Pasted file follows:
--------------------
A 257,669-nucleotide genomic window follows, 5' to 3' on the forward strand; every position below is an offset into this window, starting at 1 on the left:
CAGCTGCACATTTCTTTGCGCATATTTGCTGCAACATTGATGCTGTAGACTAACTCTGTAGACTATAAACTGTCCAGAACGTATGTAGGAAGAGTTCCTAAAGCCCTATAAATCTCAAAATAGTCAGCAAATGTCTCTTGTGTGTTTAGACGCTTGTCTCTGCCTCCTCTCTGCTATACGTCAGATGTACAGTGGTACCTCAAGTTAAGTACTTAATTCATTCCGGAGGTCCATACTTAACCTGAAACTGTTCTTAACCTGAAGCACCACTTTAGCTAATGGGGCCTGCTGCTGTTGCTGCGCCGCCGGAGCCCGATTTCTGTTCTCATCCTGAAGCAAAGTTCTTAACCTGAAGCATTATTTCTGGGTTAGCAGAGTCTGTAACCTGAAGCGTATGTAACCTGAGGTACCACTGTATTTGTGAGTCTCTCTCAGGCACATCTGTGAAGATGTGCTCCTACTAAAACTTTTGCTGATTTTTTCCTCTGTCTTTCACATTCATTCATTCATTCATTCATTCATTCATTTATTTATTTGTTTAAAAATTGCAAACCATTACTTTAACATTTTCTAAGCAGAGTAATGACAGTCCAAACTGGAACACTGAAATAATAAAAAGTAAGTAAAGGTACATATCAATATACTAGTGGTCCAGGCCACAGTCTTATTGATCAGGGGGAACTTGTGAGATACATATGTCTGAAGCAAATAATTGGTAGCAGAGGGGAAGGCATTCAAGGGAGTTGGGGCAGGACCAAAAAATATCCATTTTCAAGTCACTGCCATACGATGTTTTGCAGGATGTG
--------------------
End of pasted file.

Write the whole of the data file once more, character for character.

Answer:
A 257,669-nucleotide genomic window follows, 5' to 3' on the forward strand; every position below is an offset into this window, starting at 1 on the left:
CAGCTGCACATTTCTTTGCGCATATTTGCTGCAACATTGATGCTGTAGACTAACTCTGTAGACTATAAACTGTCCAGAACGTATGTAGGAAGAGTTCCTAAAGCCCTATAAATCTCAAAATAGTCAGCAAATGTCTCTTGTGTGTTTAGACGCTTGTCTCTGCCTCCTCTCTGCTATACGTCAGATGTACAGTGGTACCTCAAGTTAAGTACTTAATTCATTCCGGAGGTCCATACTTAACCTGAAACTGTTCTTAACCTGAAGCACCACTTTAGCTAATGGGGCCTGCTGCTGTTGCTGCGCCGCCGGAGCCCGATTTCTGTTCTCATCCTGAAGCAAAGTTCTTAACCTGAAGCATTATTTCTGGGTTAGCAGAGTCTGTAACCTGAAGCGTATGTAACCTGAGGTACCACTGTATTTGTGAGTCTCTCTCAGGCACATCTGTGAAGATGTGCTCCTACTAAAACTTTTGCTGATTTTTTCCTCTGTCTTTCACATTCATTCATTCATTCATTCATTCATTCATTTATTTATTTGTTTAAAAATTGCAAACCATTACTTTAACATTTTCTAAGCAGAGTAATGACAGTCCAAACTGGAACACTGAAATAATAAAAAGTAAGTAAAGGTACATATCAATATACTAGTGGTCCAGGCCACAGTCTTATTGATCAGGGGGAACTTGTGAGATACATATGTCTGAAGCAAATAATTGGTAGCAGAGGGGAAGGCATTCAAGGGAGTTGGGGCAGGACCAAAAAATATCCATTTTCAAGTCACTGCCATACGATGTTTTGCAGGATGTG